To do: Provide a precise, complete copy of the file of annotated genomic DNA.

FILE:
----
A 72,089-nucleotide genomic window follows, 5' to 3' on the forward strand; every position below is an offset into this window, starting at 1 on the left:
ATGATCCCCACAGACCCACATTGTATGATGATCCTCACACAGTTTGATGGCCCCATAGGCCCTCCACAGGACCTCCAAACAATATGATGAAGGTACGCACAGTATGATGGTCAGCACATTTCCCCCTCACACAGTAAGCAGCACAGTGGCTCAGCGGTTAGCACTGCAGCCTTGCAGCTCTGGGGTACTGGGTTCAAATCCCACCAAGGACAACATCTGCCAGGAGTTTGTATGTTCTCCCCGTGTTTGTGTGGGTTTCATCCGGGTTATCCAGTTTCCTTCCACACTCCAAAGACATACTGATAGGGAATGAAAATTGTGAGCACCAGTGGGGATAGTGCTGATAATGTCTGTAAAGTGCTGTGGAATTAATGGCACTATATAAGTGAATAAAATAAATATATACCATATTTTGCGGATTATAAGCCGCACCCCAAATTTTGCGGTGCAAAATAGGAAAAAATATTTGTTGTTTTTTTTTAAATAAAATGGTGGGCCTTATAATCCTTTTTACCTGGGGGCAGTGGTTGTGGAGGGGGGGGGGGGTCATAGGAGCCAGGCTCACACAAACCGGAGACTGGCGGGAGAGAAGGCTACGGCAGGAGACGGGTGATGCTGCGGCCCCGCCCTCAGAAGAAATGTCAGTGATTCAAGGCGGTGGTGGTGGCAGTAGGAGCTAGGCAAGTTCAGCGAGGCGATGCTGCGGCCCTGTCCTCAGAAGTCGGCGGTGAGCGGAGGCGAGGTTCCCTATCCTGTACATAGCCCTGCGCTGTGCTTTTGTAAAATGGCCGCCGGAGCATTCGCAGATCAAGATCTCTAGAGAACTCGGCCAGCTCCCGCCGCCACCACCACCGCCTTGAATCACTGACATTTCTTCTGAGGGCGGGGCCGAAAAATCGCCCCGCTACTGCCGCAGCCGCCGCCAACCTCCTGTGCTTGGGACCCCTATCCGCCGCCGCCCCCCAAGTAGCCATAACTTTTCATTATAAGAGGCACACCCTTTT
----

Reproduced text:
A 72,089-nucleotide genomic window follows, 5' to 3' on the forward strand; every position below is an offset into this window, starting at 1 on the left:
ATGATCCCCACAGACCCACATTGTATGATGATCCTCACACAGTTTGATGGCCCCATAGGCCCTCCACAGGACCTCCAAACAATATGATGAAGGTACGCACAGTATGATGGTCAGCACATTTCCCCCTCACACAGTAAGCAGCACAGTGGCTCAGCGGTTAGCACTGCAGCCTTGCAGCTCTGGGGTACTGGGTTCAAATCCCACCAAGGACAACATCTGCCAGGAGTTTGTATGTTCTCCCCGTGTTTGTGTGGGTTTCATCCGGGTTATCCAGTTTCCTTCCACACTCCAAAGACATACTGATAGGGAATGAAAATTGTGAGCACCAGTGGGGATAGTGCTGATAATGTCTGTAAAGTGCTGTGGAATTAATGGCACTATATAAGTGAATAAAATAAATATATACCATATTTTGCGGATTATAAGCCGCACCCCAAATTTTGCGGTGCAAAATAGGAAAAAATATTTGTTGTTTTTTTTTAAATAAAATGGTGGGCCTTATAATCCTTTTTACCTGGGGGCAGTGGTTGTGGAGGGGGGGGGGGGTCATAGGAGCCAGGCTCACACAAACCGGAGACTGGCGGGAGAGAAGGCTACGGCAGGAGACGGGTGATGCTGCGGCCCCGCCCTCAGAAGAAATGTCAGTGATTCAAGGCGGTGGTGGTGGCAGTAGGAGCTAGGCAAGTTCAGCGAGGCGATGCTGCGGCCCTGTCCTCAGAAGTCGGCGGTGAGCGGAGGCGAGGTTCCCTATCCTGTACATAGCCCTGCGCTGTGCTTTTGTAAAATGGCCGCCGGAGCATTCGCAGATCAAGATCTCTAGAGAACTCGGCCAGCTCCCGCCGCCACCACCACCGCCTTGAATCACTGACATTTCTTCTGAGGGCGGGGCCGAAAAATCGCCCCGCTACTGCCGCAGCCGCCGCCAACCTCCTGTGCTTGGGACCCCTATCCGCCGCCGCCCCCCAAGTAGCCATAACTTTTCATTATAAGAGGCACACCCTTTT